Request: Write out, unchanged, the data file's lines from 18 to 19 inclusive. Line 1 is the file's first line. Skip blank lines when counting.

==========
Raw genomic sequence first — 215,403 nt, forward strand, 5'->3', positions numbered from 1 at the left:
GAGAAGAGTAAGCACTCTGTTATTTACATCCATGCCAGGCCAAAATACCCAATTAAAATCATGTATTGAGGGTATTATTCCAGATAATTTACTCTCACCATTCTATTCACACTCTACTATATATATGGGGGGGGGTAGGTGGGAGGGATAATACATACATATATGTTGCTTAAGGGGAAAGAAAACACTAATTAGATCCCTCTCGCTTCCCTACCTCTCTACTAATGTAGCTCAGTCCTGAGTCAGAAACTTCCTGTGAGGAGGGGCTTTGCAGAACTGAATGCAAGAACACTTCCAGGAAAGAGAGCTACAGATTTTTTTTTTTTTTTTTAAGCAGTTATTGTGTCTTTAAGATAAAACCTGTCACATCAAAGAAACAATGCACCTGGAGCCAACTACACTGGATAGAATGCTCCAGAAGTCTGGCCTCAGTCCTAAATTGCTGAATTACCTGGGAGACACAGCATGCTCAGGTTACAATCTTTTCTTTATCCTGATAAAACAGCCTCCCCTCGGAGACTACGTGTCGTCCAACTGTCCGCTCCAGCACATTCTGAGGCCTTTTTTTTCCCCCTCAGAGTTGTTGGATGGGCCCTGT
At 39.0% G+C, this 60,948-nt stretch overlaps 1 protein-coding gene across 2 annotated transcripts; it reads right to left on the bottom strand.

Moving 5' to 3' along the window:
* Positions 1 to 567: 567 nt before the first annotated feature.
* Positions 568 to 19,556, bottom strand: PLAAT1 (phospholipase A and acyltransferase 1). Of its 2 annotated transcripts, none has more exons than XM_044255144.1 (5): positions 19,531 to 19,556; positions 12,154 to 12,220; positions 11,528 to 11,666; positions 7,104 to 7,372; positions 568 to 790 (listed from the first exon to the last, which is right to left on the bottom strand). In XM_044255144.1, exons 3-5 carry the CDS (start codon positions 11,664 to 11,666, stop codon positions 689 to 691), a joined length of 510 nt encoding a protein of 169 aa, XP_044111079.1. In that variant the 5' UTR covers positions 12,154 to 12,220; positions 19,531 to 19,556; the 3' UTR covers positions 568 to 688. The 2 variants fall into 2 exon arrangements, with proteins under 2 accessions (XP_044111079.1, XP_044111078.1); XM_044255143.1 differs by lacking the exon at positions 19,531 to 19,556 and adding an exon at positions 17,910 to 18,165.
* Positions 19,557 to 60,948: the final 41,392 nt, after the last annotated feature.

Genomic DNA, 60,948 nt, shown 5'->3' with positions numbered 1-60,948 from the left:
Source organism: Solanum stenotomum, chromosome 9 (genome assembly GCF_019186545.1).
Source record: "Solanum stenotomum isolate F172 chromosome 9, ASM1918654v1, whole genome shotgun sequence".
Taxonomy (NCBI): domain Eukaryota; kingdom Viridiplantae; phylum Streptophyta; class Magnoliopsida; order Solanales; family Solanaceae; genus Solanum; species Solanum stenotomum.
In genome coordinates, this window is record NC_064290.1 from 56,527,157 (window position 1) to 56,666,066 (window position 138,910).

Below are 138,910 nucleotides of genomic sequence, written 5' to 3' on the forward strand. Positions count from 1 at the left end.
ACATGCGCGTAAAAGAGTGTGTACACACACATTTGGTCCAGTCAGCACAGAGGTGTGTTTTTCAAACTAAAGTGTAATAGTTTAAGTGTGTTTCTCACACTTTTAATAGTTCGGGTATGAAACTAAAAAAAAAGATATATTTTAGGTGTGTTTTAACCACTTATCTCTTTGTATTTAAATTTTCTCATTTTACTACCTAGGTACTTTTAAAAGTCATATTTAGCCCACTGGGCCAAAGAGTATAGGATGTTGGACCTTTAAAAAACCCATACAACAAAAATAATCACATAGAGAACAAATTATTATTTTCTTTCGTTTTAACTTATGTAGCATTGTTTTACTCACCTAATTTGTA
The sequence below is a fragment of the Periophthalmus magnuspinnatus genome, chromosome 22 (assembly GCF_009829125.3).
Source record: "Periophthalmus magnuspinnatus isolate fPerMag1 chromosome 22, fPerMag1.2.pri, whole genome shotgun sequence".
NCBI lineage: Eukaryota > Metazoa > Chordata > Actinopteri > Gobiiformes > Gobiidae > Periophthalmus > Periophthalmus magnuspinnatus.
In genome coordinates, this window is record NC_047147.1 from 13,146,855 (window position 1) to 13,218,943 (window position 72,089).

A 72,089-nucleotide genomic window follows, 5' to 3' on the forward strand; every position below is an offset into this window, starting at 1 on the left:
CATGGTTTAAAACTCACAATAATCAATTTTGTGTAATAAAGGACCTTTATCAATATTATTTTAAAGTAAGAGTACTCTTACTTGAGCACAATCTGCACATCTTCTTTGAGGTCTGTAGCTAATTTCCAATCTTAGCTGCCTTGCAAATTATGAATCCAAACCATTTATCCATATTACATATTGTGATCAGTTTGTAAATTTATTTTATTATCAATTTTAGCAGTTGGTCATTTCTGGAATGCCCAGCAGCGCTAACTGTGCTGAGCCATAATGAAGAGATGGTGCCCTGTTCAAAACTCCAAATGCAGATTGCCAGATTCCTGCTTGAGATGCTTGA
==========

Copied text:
In genome coordinates, this window is record NC_047147.1 from 13,146,855 (window position 1) to 13,218,943 (window position 72,089).

A 72,089-nucleotide genomic window follows, 5' to 3' on the forward strand; every position below is an offset into this window, starting at 1 on the left: